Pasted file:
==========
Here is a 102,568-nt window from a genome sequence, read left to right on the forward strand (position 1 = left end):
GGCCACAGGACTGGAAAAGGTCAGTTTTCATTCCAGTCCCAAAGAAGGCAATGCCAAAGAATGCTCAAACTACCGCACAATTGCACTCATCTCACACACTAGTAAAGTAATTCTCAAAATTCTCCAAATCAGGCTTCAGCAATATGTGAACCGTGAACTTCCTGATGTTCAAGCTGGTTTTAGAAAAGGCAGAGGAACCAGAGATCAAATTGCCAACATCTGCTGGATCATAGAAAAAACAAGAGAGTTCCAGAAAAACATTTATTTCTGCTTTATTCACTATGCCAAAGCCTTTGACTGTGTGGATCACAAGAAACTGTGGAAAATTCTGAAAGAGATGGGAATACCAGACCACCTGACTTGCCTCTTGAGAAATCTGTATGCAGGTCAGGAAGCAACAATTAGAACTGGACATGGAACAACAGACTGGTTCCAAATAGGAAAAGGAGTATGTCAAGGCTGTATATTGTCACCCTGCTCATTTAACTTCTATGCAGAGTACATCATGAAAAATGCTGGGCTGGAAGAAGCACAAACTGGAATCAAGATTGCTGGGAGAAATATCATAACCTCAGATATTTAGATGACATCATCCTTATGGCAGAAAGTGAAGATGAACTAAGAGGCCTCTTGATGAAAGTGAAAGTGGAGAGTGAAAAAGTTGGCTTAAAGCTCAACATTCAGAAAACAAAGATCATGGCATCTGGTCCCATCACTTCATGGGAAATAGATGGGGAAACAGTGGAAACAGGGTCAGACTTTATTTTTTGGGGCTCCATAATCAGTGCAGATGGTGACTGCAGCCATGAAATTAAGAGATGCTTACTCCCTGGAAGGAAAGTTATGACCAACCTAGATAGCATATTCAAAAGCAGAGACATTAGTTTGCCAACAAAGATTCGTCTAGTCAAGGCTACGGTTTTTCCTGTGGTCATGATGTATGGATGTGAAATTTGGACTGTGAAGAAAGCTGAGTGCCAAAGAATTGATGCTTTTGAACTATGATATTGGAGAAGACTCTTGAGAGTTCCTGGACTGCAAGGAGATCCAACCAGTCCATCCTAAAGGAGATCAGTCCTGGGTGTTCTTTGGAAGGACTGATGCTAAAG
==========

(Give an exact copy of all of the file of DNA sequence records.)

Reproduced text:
Here is a 102,568-nt window from a genome sequence, read left to right on the forward strand (position 1 = left end):
GGCCACAGGACTGGAAAAGGTCAGTTTTCATTCCAGTCCCAAAGAAGGCAATGCCAAAGAATGCTCAAACTACCGCACAATTGCACTCATCTCACACACTAGTAAAGTAATTCTCAAAATTCTCCAAATCAGGCTTCAGCAATATGTGAACCGTGAACTTCCTGATGTTCAAGCTGGTTTTAGAAAAGGCAGAGGAACCAGAGATCAAATTGCCAACATCTGCTGGATCATAGAAAAAACAAGAGAGTTCCAGAAAAACATTTATTTCTGCTTTATTCACTATGCCAAAGCCTTTGACTGTGTGGATCACAAGAAACTGTGGAAAATTCTGAAAGAGATGGGAATACCAGACCACCTGACTTGCCTCTTGAGAAATCTGTATGCAGGTCAGGAAGCAACAATTAGAACTGGACATGGAACAACAGACTGGTTCCAAATAGGAAAAGGAGTATGTCAAGGCTGTATATTGTCACCCTGCTCATTTAACTTCTATGCAGAGTACATCATGAAAAATGCTGGGCTGGAAGAAGCACAAACTGGAATCAAGATTGCTGGGAGAAATATCATAACCTCAGATATTTAGATGACATCATCCTTATGGCAGAAAGTGAAGATGAACTAAGAGGCCTCTTGATGAAAGTGAAAGTGGAGAGTGAAAAAGTTGGCTTAAAGCTCAACATTCAGAAAACAAAGATCATGGCATCTGGTCCCATCACTTCATGGGAAATAGATGGGGAAACAGTGGAAACAGGGTCAGACTTTATTTTTTGGGGCTCCATAATCAGTGCAGATGGTGACTGCAGCCATGAAATTAAGAGATGCTTACTCCCTGGAAGGAAAGTTATGACCAACCTAGATAGCATATTCAAAAGCAGAGACATTAGTTTGCCAACAAAGATTCGTCTAGTCAAGGCTACGGTTTTTCCTGTGGTCATGATGTATGGATGTGAAATTTGGACTGTGAAGAAAGCTGAGTGCCAAAGAATTGATGCTTTTGAACTATGATATTGGAGAAGACTCTTGAGAGTTCCTGGACTGCAAGGAGATCCAACCAGTCCATCCTAAAGGAGATCAGTCCTGGGTGTTCTTTGGAAGGACTGATGCTAAAG